I once was on a blind date, but now I see…


It was sort of a blind date.

I had met a man on a Catholic dating website, spoken with him several times on the phone, and we were meeting in person for the first time.

He suggested we meet at a midpoint between our homes. We settled on dining in downtown Ellicott City on a Saturday evening.

“Why don’t we go to Mass beforehand?” I asked. I couldn’t think of a safer—or more appropriate—place to meet a blind date than at a Catholic church. Besides, if he balked, I figured I’d know a little more about him. Without hesitation, he agreed and found a Saturday Mass for us at St. Mark’s in Catonsville.

We had talked easily during our phone conversations, so I was curious to see how we would connect in person. But I was relaxed as I pulled into the parking lot at St. Mark’s.

I was about 15 minutes early, so I parked and waited for him to arrive.

Then I started wondering.

What would he be like? What would he think of me? Was there anything I didn’t know about him already?

And it was then that I saw a white pick-up truck. I could only see the driver from behind. His left arm was resting on the window ledge. And he was holding a…what? A cigarette?


Could that be my date?

Did he smoke?

Had he posted that in his profile?

Was I so excited to see that our views matched on artificial contraception, the ordination of women, and weekly Mass attendance that I had overlooked the fact that he was a smoker?

And did it make me terribly shallow that I was thinking of fleeing a church parking lot because I couldn’t see past this one habit?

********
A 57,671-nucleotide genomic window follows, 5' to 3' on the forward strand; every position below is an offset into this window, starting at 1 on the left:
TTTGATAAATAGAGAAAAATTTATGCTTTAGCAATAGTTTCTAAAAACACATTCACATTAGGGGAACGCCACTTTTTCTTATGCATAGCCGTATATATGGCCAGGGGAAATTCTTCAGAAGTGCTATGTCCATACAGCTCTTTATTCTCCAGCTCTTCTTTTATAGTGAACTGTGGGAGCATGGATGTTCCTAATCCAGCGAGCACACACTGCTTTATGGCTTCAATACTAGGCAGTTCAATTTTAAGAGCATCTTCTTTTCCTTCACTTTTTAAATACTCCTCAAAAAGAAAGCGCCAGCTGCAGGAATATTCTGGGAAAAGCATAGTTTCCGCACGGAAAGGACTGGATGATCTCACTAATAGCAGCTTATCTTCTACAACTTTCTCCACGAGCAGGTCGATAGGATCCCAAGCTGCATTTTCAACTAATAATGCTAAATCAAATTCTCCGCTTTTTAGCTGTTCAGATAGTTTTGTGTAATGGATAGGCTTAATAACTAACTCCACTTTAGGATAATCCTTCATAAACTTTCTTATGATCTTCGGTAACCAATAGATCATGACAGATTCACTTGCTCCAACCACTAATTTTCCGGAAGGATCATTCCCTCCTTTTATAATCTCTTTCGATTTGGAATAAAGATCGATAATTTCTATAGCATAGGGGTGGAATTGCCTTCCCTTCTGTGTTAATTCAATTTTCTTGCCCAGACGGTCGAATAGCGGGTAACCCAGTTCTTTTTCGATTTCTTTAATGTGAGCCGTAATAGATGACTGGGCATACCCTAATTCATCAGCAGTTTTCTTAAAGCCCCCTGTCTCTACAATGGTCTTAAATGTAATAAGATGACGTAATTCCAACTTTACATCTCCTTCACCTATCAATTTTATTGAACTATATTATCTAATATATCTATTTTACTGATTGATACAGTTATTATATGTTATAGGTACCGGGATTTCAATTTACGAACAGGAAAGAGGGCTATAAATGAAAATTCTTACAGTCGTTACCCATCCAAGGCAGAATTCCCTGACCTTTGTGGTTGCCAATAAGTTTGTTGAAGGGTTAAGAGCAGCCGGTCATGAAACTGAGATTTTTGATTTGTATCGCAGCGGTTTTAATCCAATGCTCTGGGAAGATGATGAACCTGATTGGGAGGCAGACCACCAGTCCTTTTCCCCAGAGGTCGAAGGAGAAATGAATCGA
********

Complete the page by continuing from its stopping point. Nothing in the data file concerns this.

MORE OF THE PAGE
I was frozen. I was flustered. I didn’t know what to do.

So I slouched down in my car and waited.

A few minutes later the pick-up truck drove away, and I relaxed. I got out of the car and walked up to the front steps of the church.

And there, just minutes before Mass began, my date arrived.

He wasn’t smoking.

He was apologizing for being late.

He was smiling.

And he looked as happy to see me as I was to see him.

We went into the church and sat together—separated carefully by a first-date distance. One of the readings that day was the reading we heard yesterday from Ephesians 5.

“Wives should be subordinate to their husbands as to the Lord.
For the husband is head of his wife
just as Christ is head of the church,
he himself the savior of the body.
As the church is subordinate to Christ,
so wives should be subordinate to their husbands in everything.
Husbands, love your wives,
even as Christ loved the church….”

I listened to God’s Word and wondered what this man sharing my pew was thinking. Did he see the beauty in those lines, or did he believe they were irrelevant in the 21st century? If nothing else, I figured it would give us good dinnertime conversation later, along with the story of the smoking truck driver. And it did.

I can’t recall every moment of that first evening together. But I remember the man I met. Thirteen months later our lives were joined forever as we said our vows before our family and friends.

Yesterday morning I walked up those same steps at St. Mark’s holding the hand of a different young man, our 4-year-old son. (John went to a later Mass.) Together Leo and I listened to the same lines from Ephesians 5 that his father and I heard nine years ago this weekend.

Well, we listened to some of the lines. The truth is that just as the lector started reading, Leo leaned over and whispered into my ear, “Mama, when it’s my birthday, can you and Baba give me a rocket? And can you make me a rocket cake?”

He got a whispered “yes.” Then he sat quietly—if not entirely still—for the rest of Mass.

Leo may have been thinking of his rocket cake.

Me? I was thanking God that my blind date nine years ago led me to a man who shares my faith and tremendous love for our two sons.

Only God knew that a journey that started at that Catonsville church would lead us along so many paths—including on two trips to the other side of the world to adopt our sons—and then bring us back, week after week, to the same church to worship together.


Catholic Review

Catholic Review

The Catholic Review is the official publication of the Archdiocese of Baltimore.